Phil Kraus was far and away one of the busiest and most prolific New York City studio percussionists of the postwar era, appearing on sessions headlined by Percy Faith, Hugo Winterhalter, André Kostelanetz, and virtually every other giant of easy listening and lounge music. Kraus was born in New York in 1918, and began playing xylophone at age eight. He continued adding other percussion instruments to his repertoire throughout his teen years, eventually winning a full scholarship to the Juilliard School of Music. In 1939, Kraus was hired to play vibes with the staff band at the New York radio station WNEW, moonlighting with some of his bandmates in a nightclub act called the "Five Shades of Blue"; he enlisted in the U.S. Army in 1941, concurrently appearing in Irving Berlin's musical This Is the Army. After World War II ended, Kraus returned to New York, in the decades to follow leaving the city only once (to tour behind Frank Sinatra in 1970). He played in the studio bands for such early television hits as Your Show of Shows, The Jackie Gleason Show, and The Ed Sullivan Show, in addition to a frenetic schedule of album sessions, most often on the payrolls of the rival Command and Time labels, and at his peak played on as many as three sessions per day, seven days a week. During the '50s he also headlined several LPs for the Golden Crest label, among them The Percussive Phil Kraus and Conflict; in 1955, he also collaborated with Harry Breuer, Terry Snyder, and a handful of other top percussionists for the landmark Speed the Parting Guest (Hi-Fi Bull in a Chime Shop), one of the first all-percussion recordings issued in stereo. During the following decade, Kraus recorded a series of albums with fellow percussion ace Bob Rosengarden, including Like -- Bongos!, Hollywood Sound Stage, Percussion: Playful & Pretty, and Hot Line for Sound; in addition, he worked on dozens of film soundtracks and literally thousands of Muzak sessions. Kraus also wrote and published five books on percussion technique, most notably the three-volume Modern Mallet Method. He retired from session work in 1978 and relocated to Houston, agreeing to serve as the personnel director of the Houston Symphony, a position he held until joining the Houston Pops in 1981. Kraus remained with the Pops until its 1994 dissolution, and continued playing vibes in small local jazz combos into his eighties. Kraus passed away on January 13, 2012, in Houston, Texas.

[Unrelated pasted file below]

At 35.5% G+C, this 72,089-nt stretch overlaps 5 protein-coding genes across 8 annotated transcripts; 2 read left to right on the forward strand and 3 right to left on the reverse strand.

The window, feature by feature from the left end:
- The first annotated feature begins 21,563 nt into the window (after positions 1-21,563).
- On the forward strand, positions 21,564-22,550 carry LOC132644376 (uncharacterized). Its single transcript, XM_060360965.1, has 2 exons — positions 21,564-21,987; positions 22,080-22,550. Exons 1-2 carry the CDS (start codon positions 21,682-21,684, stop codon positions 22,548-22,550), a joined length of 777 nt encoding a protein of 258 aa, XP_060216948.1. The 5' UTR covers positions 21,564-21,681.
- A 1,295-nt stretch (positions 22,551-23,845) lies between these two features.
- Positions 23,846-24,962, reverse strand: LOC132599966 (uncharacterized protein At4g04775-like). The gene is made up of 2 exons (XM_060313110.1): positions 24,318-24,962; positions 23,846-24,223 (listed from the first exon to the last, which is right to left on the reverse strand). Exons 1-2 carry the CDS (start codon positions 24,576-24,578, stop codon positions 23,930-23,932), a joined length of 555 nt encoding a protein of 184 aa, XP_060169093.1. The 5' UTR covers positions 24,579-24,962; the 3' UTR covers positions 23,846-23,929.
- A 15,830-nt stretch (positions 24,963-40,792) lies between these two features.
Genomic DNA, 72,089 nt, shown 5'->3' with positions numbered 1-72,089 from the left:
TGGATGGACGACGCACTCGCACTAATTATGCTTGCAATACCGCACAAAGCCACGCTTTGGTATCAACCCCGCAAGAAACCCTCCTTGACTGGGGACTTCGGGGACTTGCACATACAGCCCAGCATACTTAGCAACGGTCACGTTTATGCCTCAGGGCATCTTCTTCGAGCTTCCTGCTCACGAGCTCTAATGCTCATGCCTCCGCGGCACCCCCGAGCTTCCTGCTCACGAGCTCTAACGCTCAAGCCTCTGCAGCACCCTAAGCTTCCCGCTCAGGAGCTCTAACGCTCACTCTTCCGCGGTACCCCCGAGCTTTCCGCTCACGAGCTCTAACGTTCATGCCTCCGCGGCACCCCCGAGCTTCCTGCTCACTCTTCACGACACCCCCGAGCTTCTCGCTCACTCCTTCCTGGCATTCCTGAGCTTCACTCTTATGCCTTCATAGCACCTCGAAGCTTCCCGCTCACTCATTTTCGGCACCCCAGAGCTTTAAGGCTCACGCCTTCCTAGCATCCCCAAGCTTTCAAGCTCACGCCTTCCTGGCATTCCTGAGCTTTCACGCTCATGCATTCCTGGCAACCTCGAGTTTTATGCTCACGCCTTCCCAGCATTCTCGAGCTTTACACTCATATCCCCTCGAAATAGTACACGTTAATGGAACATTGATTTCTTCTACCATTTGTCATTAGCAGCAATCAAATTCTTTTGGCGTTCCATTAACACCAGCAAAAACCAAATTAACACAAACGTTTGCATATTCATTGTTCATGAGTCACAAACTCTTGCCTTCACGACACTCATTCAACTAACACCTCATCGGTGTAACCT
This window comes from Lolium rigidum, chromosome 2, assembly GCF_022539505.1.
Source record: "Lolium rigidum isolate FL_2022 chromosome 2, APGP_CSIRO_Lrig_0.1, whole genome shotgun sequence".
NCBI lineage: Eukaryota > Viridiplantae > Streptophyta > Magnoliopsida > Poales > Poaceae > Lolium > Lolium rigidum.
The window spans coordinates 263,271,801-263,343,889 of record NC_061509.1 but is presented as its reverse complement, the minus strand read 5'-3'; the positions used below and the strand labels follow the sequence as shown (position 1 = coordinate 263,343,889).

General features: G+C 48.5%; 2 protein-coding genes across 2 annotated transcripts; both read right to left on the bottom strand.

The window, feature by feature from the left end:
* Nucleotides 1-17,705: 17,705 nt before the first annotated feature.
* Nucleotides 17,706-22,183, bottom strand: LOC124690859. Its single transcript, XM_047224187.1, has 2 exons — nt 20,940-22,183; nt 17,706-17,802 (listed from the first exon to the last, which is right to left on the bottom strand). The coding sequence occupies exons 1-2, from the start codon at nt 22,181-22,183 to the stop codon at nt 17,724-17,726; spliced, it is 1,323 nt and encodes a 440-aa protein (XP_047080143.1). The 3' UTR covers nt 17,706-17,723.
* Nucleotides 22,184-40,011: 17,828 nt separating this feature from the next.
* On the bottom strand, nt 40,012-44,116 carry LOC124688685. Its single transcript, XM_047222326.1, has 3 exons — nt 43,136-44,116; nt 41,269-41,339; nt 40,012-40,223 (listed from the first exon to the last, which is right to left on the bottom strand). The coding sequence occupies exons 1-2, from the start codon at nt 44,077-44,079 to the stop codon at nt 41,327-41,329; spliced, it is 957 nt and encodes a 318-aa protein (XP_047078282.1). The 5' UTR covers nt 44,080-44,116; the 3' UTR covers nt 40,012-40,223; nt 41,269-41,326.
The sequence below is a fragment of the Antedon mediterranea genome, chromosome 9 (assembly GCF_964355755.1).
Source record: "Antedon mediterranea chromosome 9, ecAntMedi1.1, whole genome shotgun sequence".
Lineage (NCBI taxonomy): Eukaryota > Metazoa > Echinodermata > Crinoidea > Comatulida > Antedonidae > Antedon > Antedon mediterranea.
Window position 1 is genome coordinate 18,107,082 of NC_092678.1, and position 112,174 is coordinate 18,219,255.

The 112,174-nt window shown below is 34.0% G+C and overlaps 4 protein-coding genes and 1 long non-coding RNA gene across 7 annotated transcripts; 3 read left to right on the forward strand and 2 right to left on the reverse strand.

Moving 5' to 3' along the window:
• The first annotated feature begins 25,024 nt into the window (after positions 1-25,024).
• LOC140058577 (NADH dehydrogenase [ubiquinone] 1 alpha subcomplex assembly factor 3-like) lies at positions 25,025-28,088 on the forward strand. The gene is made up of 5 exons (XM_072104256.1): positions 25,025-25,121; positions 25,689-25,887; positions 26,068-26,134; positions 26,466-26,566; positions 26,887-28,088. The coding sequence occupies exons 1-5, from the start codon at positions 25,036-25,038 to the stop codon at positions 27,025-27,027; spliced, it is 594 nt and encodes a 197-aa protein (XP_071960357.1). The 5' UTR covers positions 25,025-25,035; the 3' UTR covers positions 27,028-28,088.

Share this page